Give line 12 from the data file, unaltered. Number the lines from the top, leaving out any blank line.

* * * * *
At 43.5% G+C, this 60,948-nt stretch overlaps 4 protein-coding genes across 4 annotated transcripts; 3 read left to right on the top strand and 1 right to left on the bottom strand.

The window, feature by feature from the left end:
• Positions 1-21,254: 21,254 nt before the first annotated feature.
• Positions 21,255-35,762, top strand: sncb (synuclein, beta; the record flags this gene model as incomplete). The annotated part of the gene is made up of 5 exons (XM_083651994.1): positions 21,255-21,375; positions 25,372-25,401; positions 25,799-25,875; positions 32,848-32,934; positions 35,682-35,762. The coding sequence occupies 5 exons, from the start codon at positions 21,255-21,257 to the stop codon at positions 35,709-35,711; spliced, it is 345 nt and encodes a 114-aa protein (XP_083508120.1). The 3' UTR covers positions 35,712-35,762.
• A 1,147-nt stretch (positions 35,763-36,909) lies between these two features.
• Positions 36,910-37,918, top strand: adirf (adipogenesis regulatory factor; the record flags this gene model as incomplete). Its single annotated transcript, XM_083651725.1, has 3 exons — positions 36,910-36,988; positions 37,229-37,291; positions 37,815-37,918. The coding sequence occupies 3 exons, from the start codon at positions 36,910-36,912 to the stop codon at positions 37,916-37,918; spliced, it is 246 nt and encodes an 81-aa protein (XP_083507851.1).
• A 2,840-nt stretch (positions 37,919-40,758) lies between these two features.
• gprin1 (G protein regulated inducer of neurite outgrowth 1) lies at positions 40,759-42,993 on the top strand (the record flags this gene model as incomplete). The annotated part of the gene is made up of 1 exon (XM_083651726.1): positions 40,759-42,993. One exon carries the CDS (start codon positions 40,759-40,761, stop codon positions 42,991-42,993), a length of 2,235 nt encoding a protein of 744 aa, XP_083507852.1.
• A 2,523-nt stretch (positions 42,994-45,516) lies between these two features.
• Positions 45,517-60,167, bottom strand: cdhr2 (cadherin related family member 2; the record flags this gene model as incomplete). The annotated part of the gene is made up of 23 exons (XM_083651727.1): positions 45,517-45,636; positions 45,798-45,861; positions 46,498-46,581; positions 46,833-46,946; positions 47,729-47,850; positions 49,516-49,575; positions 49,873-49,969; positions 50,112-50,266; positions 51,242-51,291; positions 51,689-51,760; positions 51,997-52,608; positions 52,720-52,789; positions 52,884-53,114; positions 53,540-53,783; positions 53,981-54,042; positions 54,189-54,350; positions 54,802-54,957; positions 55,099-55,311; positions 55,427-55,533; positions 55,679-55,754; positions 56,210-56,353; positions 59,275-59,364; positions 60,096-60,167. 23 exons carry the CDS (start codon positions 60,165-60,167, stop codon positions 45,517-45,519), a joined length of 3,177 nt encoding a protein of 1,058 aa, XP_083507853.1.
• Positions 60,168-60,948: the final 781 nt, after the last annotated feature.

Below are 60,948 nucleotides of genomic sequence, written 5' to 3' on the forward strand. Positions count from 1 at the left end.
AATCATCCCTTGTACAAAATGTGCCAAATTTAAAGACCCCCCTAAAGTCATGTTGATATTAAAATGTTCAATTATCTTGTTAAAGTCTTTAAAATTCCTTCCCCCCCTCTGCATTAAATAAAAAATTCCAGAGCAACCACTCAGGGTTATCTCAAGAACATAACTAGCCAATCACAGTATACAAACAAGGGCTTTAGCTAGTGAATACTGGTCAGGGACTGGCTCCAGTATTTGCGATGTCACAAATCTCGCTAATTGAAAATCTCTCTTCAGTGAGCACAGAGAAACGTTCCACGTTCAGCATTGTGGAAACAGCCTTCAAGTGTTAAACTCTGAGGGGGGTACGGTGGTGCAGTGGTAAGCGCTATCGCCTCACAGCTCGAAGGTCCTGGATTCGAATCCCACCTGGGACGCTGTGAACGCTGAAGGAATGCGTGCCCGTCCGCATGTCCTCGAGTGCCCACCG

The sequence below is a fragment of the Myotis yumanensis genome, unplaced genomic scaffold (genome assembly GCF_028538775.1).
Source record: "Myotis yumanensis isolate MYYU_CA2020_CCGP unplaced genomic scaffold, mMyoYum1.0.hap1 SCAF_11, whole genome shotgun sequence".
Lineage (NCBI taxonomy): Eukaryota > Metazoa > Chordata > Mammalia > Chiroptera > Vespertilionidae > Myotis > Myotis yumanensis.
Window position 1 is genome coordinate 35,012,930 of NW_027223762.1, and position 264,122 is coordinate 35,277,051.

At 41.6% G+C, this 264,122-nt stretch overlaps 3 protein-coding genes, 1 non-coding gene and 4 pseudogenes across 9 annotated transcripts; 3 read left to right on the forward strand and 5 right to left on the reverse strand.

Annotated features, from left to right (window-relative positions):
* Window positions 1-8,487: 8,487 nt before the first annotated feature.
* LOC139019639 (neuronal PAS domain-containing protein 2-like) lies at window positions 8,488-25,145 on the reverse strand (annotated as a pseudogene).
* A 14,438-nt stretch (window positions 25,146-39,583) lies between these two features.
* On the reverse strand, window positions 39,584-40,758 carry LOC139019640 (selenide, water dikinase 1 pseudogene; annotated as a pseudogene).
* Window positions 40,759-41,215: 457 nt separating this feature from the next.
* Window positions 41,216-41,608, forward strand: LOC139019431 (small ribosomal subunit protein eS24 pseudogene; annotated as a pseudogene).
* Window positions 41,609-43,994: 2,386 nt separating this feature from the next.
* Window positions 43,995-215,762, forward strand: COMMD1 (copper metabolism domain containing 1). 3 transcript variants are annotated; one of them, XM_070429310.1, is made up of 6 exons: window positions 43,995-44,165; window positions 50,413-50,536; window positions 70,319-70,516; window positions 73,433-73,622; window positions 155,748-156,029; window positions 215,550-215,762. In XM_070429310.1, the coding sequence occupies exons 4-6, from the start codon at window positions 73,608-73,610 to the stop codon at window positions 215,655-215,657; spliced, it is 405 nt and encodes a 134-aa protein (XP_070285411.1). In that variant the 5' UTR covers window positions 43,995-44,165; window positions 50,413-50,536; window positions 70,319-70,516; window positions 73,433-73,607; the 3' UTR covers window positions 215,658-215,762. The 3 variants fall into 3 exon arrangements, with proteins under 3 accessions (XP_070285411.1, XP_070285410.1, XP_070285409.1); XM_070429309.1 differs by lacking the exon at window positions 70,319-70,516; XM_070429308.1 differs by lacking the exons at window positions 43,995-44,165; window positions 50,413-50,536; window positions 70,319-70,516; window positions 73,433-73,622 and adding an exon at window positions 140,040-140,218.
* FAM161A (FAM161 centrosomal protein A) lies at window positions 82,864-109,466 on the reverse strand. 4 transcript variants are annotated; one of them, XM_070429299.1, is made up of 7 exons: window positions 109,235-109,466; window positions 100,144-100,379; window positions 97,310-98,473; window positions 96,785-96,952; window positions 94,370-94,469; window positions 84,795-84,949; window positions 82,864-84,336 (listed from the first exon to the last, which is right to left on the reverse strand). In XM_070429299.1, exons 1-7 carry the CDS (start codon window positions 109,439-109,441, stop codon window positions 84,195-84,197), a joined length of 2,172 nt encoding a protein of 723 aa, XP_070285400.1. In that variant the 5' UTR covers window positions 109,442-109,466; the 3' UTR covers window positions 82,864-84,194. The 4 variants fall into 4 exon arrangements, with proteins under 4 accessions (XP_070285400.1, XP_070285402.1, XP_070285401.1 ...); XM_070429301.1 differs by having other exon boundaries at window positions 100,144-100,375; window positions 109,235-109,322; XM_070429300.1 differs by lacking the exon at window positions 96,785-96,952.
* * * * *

Below are 60,948 nucleotides of genomic sequence, written 5' to 3' on the forward strand. Positions count from 1 at the left end.